ASSAIL

The Bunker Group
Verified Defense Pro
Not sure how they’re going to manage operating drones out of there, if they plan on it. There is a huge amount of traffic around Wellcamp. It’s capacity to operate heavy jets is very weight limited; I fly there a few times a year in heavy jets.
But isn’t the whole Wellcamp airfield concept supposedly to be used for freight and I would assume a fully loaded freighter would be much heavier than a pax jet?
 

MrConservative

Super Moderator
Staff member
Not sure how they’re going to manage operating drones out of there, if they plan on it. There is a huge amount of traffic around Wellcamp. It’s capacity to operate heavy jets is very weight limited; I fly there a few times a year in heavy jets.
Isn't YBWW able to meet Code E ICAO requirements?
 

Redlands18

Well-Known Member
I see it's that time of year again. Always a thrilling sight, along with colorful local commentary

LOL
Riverfire is an annual Fire Works celebration here in Brisbane, the star of the show used to be F-111s doing dump and burns. Army Tiger and MRH-90 Helicopters were also involved on Saturday night.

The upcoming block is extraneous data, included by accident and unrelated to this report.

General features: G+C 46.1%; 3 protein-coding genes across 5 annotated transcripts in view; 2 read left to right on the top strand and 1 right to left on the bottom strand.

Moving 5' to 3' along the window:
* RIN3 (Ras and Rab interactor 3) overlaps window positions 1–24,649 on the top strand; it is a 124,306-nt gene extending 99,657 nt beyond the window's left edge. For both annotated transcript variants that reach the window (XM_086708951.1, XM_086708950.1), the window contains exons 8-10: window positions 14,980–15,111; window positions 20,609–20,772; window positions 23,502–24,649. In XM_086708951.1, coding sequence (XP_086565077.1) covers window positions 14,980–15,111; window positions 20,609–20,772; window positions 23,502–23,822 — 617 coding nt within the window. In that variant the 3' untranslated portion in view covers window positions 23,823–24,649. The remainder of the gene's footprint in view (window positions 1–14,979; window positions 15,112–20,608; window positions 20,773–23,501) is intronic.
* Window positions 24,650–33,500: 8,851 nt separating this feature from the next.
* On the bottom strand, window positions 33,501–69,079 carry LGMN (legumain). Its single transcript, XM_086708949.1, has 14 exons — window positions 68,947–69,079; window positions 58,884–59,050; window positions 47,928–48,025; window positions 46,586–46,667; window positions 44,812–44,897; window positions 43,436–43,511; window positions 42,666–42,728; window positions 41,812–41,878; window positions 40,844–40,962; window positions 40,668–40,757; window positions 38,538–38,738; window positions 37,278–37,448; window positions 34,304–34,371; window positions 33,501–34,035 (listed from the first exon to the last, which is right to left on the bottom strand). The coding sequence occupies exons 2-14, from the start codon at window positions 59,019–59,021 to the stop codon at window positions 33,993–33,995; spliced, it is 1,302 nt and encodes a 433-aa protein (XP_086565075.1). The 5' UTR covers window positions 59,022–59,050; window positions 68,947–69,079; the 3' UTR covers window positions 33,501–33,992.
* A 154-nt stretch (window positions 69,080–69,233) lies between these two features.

Stampede

Well-Known Member
The following was reported by the BBC of a recent incursion into Taiwan's defence zone by Chinese aircraft.

"Taiwan's defence ministry said 20 Chinese aircraft came during the day on Saturday with a further 19 entering the area during the evening".

Without getting into the Geo Political, I was wondering what sort of aircraft numbers would the RAAF be looking at to mount such a force to a commensurate distance.

Taiwan is only about 250km away so inflight refueling would not be necessary.

Any idea what sort of numbers required to provide the availability of say that first group of 20.

My understanding is that a Frontline Sqn such as that at Tindal would have around 16 / 17 aircraft to provide around 12 to ready go.

Realistically those numbers are not for a one off expeditionary group, but rather provide smaller Flights / sections of aircraft for 24 / 7 coverage and tasking depending very much on the mission at hand.
The remainder are in short to long term maintenance at base.

I'd envisage getting 20 fighters in the air at one time looks like a very big undertaking.

Would appreciate any thoughts and input.


Regards S

@Stampede You should have posted the link to the BBC story. No pudding for you.

Ngatimozart.


 
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Anthony_B_78

Active Member
Any idea what sort of numbers required to provide the availability of say that first group of 20.